The importance of RTI can be judged from the report of National Commission to Review the working of Constitution under the Chairmanship of Justice M.N Venkatachaliah, wherein it was pointed out as under: Government procedures and regulations shrouded in veil of secrecy do not allow the clients to know how their cases are being handled. They shy away from questioning officers handling their cases because of the latter’s snobbish attitude and bow-wow style. The traditional insistence on secrecy should be discarded.[7] In fact, we should have an oath of transparency in place of an oath of secrecy. Administration should become transparency and participatory.[8]

Democracy means government of the people, by the people, and for the people. However, if the citizens are ignorant of the decisions taken by the government and reasons advanced for the same there can be no government by the people. The public has a fundamental right to know what the government has been doing in its name.[9]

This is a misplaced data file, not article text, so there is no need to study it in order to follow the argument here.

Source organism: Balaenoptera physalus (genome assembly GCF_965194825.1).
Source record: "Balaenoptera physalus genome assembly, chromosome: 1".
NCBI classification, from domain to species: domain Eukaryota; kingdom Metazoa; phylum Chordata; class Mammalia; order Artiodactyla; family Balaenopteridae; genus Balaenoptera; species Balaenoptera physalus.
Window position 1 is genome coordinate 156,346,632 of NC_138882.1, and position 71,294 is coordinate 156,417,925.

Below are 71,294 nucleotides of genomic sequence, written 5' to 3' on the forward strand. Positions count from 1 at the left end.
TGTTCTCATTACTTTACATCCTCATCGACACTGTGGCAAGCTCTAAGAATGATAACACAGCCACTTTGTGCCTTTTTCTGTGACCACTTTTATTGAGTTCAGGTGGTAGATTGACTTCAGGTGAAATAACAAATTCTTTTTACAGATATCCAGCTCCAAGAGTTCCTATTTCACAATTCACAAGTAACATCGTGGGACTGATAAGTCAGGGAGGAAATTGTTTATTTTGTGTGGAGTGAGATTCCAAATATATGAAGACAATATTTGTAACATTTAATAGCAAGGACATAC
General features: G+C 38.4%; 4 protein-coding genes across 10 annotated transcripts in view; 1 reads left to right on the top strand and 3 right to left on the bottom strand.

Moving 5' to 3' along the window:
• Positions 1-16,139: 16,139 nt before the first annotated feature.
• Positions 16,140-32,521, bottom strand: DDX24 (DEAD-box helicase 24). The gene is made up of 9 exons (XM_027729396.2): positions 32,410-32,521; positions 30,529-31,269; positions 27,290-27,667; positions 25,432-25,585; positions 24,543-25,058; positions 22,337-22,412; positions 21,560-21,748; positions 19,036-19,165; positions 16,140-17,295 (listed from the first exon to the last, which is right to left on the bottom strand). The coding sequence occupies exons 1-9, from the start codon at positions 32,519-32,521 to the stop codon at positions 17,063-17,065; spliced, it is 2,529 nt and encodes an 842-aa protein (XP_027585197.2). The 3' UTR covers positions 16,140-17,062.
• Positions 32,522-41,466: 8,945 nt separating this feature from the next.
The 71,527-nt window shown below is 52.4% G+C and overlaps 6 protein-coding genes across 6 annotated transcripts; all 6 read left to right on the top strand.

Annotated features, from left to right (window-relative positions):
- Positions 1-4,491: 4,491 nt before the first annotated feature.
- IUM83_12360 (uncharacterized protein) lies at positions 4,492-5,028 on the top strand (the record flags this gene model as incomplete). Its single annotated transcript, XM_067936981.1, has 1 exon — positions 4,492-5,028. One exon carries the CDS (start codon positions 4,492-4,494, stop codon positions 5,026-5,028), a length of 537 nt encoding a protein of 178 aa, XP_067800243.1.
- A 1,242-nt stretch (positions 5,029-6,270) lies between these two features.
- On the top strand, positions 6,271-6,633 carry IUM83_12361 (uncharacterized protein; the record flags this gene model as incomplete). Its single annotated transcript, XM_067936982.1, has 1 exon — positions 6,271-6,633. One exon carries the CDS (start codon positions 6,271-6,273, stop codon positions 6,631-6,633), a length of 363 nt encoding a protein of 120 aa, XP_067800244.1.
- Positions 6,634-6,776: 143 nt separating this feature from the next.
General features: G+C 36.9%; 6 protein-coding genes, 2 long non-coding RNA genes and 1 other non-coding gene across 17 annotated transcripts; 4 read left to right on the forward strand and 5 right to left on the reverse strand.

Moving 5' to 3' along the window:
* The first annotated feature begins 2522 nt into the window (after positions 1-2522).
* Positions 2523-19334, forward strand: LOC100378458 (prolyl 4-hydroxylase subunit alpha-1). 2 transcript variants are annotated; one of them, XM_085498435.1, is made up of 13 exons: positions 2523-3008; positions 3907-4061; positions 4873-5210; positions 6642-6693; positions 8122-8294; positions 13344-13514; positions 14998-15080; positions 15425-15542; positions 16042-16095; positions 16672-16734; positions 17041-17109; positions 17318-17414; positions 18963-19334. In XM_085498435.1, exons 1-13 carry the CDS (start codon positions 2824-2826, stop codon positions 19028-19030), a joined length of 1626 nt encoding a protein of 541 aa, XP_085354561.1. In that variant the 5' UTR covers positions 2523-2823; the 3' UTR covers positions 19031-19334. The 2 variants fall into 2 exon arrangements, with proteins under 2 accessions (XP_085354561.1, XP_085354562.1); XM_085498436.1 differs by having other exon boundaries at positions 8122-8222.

Rather than just providing ‘Information’ as defined technically, RTI Act has served to be an effective watchdog to make all those coming in purview of the Act to be extremely cautious to do their work only in accordance with rules and without any irregularities. The Indian President Shri Pranab Mukherjee said that the experience of first eight years of the RTI is that, it is an important instrument of improving governance.[10] In India, the RTI has helped providing legal empowerment by giving ordinary citizens the feeling that the government is accountable to them. In the first three years the law went into effect, more than two million applications spread across the country. Today, people use the law for everything from inquiring why a long-promised road hasn’t been built in their village, to getting access to subsidized housing loans without having to pay a bribe, to determining whether public health workers are actually showing up at their clinics. The RTI Act holds as much importance for the business sector, academics, media, and civil society. Employment, environmental standards, food security, human rights, and other key issues are inextricably linked to the right to information. The right to information, especially in regards to government transparency, bolsters the rule of law. Currently India scores just below the halfway point on the WJP Rule of Law Index for Open Government, however, the proposed amendments to the RTI stand to lower its ranking. [11] In the words of Aruna Roy[12],